The Aesthetics of Sustainability 

Harvesting water
By appt.
Through Mar 25
Cactus Bra
106C Blue Star
Art converges with social activism in Harvesting Water, Stacy’s Berlfein’s Cactus Bra installation, in which the audience is encouraged to create and sell their own artworks alongside Berlfein’s images. Money raised from the show will be sent to the Indian grassroots organization Seva Mandir, which helps villages near the impoverished cities of Rajasthan and Udaipur build the water-harvesting structures depicted in Berlfein’s drawings.

Berlflein, 26, began communicating with Seva Mandir while she was completing an MFA at UTSA. She currently teaches art part-time at the university. “What I want to do with this project is draw in viewers to the aesthetic of sustainability,” she says.


So how did the idea for this project form into what it is now?

When I was a graduate student I was working with landscape and psychology and seeing how it’s a metaphor for human psychology. I was interested in loss and human transformation. With this project I wanted to bring it into a real-world sphere while still dealing with a lot of these issues. I was interested in how landscape affects human capacities.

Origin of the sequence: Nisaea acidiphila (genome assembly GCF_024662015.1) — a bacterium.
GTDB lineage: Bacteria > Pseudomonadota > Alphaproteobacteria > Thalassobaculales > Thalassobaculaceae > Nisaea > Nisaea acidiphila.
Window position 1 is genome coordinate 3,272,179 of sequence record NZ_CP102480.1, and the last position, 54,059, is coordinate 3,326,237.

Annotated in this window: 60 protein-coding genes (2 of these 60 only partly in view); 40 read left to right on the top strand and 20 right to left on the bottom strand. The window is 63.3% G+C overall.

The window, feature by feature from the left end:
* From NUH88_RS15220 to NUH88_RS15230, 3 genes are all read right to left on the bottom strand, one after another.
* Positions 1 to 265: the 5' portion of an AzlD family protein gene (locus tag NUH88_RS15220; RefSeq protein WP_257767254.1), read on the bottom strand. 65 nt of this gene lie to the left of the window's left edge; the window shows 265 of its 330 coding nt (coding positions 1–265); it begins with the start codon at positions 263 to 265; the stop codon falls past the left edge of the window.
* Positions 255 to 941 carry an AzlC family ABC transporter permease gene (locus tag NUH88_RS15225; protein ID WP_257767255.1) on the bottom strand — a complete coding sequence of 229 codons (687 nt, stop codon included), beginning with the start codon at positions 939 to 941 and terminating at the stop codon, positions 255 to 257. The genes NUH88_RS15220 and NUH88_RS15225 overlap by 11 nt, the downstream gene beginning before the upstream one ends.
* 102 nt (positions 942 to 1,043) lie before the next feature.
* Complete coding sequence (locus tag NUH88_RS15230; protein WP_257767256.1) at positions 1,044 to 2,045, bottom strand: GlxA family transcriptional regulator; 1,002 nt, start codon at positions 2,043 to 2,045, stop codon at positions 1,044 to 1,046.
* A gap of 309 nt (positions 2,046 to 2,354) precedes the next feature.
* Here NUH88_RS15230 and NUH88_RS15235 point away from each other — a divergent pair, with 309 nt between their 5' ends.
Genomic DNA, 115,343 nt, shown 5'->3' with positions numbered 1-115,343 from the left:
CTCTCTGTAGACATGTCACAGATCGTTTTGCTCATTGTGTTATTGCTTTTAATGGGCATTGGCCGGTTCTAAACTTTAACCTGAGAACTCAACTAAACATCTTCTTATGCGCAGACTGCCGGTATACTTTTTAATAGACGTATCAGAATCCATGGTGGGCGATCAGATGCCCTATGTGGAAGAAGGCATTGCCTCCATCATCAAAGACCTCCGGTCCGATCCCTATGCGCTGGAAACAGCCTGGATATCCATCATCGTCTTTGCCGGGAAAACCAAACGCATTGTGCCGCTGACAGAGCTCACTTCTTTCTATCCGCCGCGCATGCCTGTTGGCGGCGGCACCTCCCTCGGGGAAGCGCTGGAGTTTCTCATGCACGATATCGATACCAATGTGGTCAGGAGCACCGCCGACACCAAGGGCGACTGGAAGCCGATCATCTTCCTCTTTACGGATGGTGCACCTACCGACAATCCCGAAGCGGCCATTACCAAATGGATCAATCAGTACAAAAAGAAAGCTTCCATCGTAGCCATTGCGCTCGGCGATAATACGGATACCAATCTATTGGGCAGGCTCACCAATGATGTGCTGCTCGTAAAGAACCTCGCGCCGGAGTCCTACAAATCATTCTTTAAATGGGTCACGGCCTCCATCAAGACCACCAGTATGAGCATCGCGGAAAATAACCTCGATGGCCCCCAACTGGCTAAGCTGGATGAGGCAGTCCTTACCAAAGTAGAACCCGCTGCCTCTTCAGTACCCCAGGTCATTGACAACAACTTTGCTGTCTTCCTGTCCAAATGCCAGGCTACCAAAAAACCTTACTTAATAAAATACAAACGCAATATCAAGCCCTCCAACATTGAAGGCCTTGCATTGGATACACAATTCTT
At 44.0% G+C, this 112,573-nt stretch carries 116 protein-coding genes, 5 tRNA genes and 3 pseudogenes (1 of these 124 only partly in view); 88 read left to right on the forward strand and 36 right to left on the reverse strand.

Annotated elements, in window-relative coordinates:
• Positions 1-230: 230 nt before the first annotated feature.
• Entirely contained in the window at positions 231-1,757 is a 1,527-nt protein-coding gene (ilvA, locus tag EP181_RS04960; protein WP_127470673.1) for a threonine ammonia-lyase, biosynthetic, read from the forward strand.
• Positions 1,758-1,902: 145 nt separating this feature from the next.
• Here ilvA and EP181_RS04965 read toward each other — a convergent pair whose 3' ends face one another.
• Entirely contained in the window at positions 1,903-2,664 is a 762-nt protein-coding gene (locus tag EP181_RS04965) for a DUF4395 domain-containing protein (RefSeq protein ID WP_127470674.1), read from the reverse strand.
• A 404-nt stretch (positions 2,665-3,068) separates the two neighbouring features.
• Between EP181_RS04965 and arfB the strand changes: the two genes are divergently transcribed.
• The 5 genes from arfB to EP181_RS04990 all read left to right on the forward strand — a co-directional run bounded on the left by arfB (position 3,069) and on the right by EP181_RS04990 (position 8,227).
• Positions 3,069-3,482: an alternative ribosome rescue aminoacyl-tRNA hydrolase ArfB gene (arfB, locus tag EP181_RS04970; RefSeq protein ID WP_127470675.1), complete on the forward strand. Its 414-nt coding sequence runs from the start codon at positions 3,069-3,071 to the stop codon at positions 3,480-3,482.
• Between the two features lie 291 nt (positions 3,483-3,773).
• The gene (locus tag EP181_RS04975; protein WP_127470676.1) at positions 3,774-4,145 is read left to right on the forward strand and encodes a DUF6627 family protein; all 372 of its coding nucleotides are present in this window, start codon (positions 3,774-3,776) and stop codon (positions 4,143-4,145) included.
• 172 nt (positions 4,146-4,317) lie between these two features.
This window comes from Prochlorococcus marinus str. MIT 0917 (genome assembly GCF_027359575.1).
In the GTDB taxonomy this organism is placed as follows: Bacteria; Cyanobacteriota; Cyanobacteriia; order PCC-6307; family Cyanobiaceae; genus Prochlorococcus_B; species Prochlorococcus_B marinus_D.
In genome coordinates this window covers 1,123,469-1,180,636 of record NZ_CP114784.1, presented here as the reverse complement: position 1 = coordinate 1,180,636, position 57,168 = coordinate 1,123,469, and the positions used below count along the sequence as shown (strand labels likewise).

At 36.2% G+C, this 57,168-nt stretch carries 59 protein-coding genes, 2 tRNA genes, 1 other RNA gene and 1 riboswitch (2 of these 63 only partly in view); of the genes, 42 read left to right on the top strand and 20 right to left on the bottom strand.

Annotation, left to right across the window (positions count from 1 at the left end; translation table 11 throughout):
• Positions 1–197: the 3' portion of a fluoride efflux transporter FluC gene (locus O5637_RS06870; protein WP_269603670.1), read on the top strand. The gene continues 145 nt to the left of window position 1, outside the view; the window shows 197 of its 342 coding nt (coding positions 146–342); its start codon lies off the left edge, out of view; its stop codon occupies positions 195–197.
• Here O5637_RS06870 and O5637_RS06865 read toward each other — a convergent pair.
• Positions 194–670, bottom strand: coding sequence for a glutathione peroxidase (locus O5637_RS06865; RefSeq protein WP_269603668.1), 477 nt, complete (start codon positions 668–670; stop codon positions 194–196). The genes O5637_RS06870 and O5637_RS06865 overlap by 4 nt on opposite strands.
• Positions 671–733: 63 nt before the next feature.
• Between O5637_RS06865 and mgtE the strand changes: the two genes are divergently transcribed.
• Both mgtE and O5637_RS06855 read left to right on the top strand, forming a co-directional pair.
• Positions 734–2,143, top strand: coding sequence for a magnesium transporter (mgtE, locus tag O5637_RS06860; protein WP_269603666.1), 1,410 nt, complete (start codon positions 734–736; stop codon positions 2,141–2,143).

How did you get in touch with Seva Mandir?

I was in touch with them through an artist friend of mine, John Mata. He went to volunteer at that organization, so when I first started talking about this idea to different people he mentioned this organization. He told me how they were very open to talking with people.

What exactly is their mission?

They’re involved with a lot of social-justice issues. Their main concern is social justice through sustainability and woman’s equality. They deal with social inequities in certain parts of India that are still experiencing hardships.

How long did it collectively take to put all of this together?

It took a long while. I initially made contact with them about a year ago.

So this particular organization helps bring water to the village? How much money and how long does it take to make these structures?

Yes, I don’t how long it takes, but I do know of one that took $30,000 to build. They all vary on the size. They employ people from the village to do the work. It’s a great organization. They’re not just imposing on what they think the village needs. What those structures do is they recharge the ground wells and irrigate the crops; that way those people can actually live on their land. They don’t have to go out and find jobs in different cities.

So this exhibit has an environmental thread in it. Do you always try to tie all of your art into this?

Not so much environmental; I’m more interested rejuvenation. It’s an interest that I’ve always had. What I’m trying to do with this project is to try to use art as a healing force for this area that’s experiencing this hardship. 

More by Denise Blaz



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